Hundreds of schools to close for day as ASTI talks make no progress

Government prepares to remove teachers from payroll if dispute is not resolved

 ASTI delegates arrive at the Department of Education on Wednesday. From left: general secretary Kieran Christie,  president Ed Byrne,   Máire G Ní Chiarba and vice-president Ger Curtin. Photograph: Nick Bradshaw

ASTI delegates arrive at the Department of Education on Wednesday. From left: general secretary Kieran Christie, president Ed Byrne, Máire G Ní Chiarba and vice-president Ger Curtin. Photograph: Nick Bradshaw

 

More than 500 secondary schools will be closed on Thursday after last-ditch talks with the Association of Secondary Teachers Ireland (ASTI) ended on Wednesday evening without agreement.

School management bodies estimate that a total of 507 out of 735 secondary schools in the Republic will be closed. Some 228 are due to remain open.

The vast majority of schools that face closure today are voluntary secondary schools, typically owned or run by religious bodies. All bar one of the 375 voluntary schools will close.

The majority of community and comprehensive schools – which are typically dual-union schools – are also due to shut. Some 91 out of 95 will be closed.

Schools run by Education and Training Boards are the least likely to close, on the basis that most are staffed by members of the Teachers’ Union of Ireland (TUI). Of these 265 schools, a total of 43 will shut.

The Department of Education has upped the ante in the dispute, meanwhile, by instructing school managers to remove ASTI teachers from their payrolls over the coming weeks if the dispute is not resolved.

This is a response to the union’s directive to members to cease providing supervision and substitution duties from Monday, November 7th, which could mean the closure of hundreds of schools indefinitely.

The prospect of teachers not being paid for an extended period of time is likely to place significant pressure on the union to reach a deal.

The department’s circular issued on Wednesday afternoon effectively stated that all ASTI teachers will not be paid once school returns following midterm if the union is still in dispute.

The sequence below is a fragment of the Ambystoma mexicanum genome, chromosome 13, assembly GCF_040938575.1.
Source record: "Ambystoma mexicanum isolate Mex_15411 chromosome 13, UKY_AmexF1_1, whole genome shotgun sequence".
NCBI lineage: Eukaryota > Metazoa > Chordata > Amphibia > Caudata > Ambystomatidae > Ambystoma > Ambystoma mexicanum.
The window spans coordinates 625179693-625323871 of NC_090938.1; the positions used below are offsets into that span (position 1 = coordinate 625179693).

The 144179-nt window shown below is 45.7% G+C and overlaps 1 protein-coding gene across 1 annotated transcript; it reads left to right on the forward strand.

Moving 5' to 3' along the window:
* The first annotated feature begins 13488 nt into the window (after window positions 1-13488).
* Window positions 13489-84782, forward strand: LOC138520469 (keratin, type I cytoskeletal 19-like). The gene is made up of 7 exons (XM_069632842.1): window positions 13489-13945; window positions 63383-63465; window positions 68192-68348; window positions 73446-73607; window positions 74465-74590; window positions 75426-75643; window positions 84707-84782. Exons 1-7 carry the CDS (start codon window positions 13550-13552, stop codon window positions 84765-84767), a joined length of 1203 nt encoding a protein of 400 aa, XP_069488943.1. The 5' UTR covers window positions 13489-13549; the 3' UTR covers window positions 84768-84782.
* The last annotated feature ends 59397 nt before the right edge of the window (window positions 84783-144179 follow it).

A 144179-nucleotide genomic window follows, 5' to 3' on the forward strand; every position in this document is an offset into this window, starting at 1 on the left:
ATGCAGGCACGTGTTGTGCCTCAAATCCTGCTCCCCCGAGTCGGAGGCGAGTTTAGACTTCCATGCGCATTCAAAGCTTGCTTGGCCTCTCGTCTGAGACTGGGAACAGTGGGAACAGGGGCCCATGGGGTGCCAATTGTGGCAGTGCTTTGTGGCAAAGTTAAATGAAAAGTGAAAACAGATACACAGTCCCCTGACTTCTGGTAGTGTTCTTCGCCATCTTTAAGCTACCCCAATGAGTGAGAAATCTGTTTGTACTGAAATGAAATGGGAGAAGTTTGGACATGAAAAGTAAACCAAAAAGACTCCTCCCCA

Although teachers are available to teach, the department maintains that they should not be paid because they are not available for their “full range of duties”, such as supervision and substation cover. It says teachers who wish to remain on the payroll must confirm their availability for all duties by signing declaration forms, as reported in The Irish Times earlier this week.

ASTI president Ed Byrne said the circular, issued while the leadership was in talks with the department, was a “provocative act”; he insisted the union’s members were available for all paid work.

Minister for Education Richard Bruton has defended the move on the basis of a long-standing rule that teachers should not be paid if schools close as a result of industrial action.

‘Almost static’

There was little sign of any advance in talks between the ASTI and the department on Wednesday, meanwhile, with the union stating that progress had been “almost static”. Both sides agreed that talks should continue and agreed to re-establish contact on Friday, with a view to agreeing a series of further meetings next week.

The ASTI is seeking a timetable for pay restoration for new-entrant teachers, who are on lower pay rates than their more experienced colleagues.

As a result of the lack of progress, Mr Byrne said the union was left with no option but to press ahead with its one-day strike,

In a statement, Mr Bruton said he was disappointed in ASTI’s decision, which will close schools “unnecessarily”. He said there was a deal on offer to the union, which would see pay increases of 15 per cent and 22 per cent for new-entrant teachers, with further benefits in terms of working conditions.

He said it would not be equal or fair to conclude sectoral deals with particular groups of public servants to the exclusion of others.

“To do so would also mean that we do not have the money left in the public purse to provide increases in social welfare payments for vulnerable groups, tax reductions for people at work, or investments in improvements in public services that people rely on, such as the extra 2,500 posts in schools which was announced in the recent budget,” Mr Bruton said.